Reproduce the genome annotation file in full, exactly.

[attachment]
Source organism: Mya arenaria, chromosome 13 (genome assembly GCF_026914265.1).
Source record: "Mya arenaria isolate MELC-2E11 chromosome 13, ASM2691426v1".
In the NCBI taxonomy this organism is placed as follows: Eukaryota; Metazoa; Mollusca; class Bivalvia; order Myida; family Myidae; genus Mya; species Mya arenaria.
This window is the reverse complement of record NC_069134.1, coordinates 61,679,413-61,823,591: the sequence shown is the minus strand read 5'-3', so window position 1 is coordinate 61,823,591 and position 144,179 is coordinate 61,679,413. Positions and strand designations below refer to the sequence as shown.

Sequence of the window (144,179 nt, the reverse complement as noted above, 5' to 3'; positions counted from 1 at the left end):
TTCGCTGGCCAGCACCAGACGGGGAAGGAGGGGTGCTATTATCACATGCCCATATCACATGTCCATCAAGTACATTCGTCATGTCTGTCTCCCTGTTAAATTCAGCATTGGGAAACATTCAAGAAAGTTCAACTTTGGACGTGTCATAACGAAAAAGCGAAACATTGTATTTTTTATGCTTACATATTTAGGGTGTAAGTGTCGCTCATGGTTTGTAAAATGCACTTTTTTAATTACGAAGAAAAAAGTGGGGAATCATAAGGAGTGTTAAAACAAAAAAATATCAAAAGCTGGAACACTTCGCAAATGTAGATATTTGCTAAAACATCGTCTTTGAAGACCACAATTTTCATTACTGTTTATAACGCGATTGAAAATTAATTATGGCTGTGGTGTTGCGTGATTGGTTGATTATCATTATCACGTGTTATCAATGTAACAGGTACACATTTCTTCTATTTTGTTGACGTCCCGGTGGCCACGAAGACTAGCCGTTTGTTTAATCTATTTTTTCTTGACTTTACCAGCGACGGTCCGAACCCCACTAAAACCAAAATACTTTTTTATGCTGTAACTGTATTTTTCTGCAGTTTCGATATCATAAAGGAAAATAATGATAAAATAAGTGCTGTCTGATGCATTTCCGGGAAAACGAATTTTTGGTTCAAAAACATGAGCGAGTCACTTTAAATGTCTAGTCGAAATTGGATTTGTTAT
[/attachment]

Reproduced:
Source organism: Mya arenaria, chromosome 13 (genome assembly GCF_026914265.1).
Source record: "Mya arenaria isolate MELC-2E11 chromosome 13, ASM2691426v1".
In the NCBI taxonomy this organism is placed as follows: Eukaryota; Metazoa; Mollusca; class Bivalvia; order Myida; family Myidae; genus Mya; species Mya arenaria.
This window is the reverse complement of record NC_069134.1, coordinates 61,679,413-61,823,591: the sequence shown is the minus strand read 5'-3', so window position 1 is coordinate 61,823,591 and position 144,179 is coordinate 61,679,413. Positions and strand designations below refer to the sequence as shown.

Sequence of the window (144,179 nt, the reverse complement as noted above, 5' to 3'; positions counted from 1 at the left end):
TTCGCTGGCCAGCACCAGACGGGGAAGGAGGGGTGCTATTATCACATGCCCATATCACATGTCCATCAAGTACATTCGTCATGTCTGTCTCCCTGTTAAATTCAGCATTGGGAAACATTCAAGAAAGTTCAACTTTGGACGTGTCATAACGAAAAAGCGAAACATTGTATTTTTTATGCTTACATATTTAGGGTGTAAGTGTCGCTCATGGTTTGTAAAATGCACTTTTTTAATTACGAAGAAAAAAGTGGGGAATCATAAGGAGTGTTAAAACAAAAAAATATCAAAAGCTGGAACACTTCGCAAATGTAGATATTTGCTAAAACATCGTCTTTGAAGACCACAATTTTCATTACTGTTTATAACGCGATTGAAAATTAATTATGGCTGTGGTGTTGCGTGATTGGTTGATTATCATTATCACGTGTTATCAATGTAACAGGTACACATTTCTTCTATTTTGTTGACGTCCCGGTGGCCACGAAGACTAGCCGTTTGTTTAATCTATTTTTTCTTGACTTTACCAGCGACGGTCCGAACCCCACTAAAACCAAAATACTTTTTTATGCTGTAACTGTATTTTTCTGCAGTTTCGATATCATAAAGGAAAATAATGATAAAATAAGTGCTGTCTGATGCATTTCCGGGAAAACGAATTTTTGGTTCAAAAACATGAGCGAGTCACTTTAAATGTCTAGTCGAAATTGGATTTGTTAT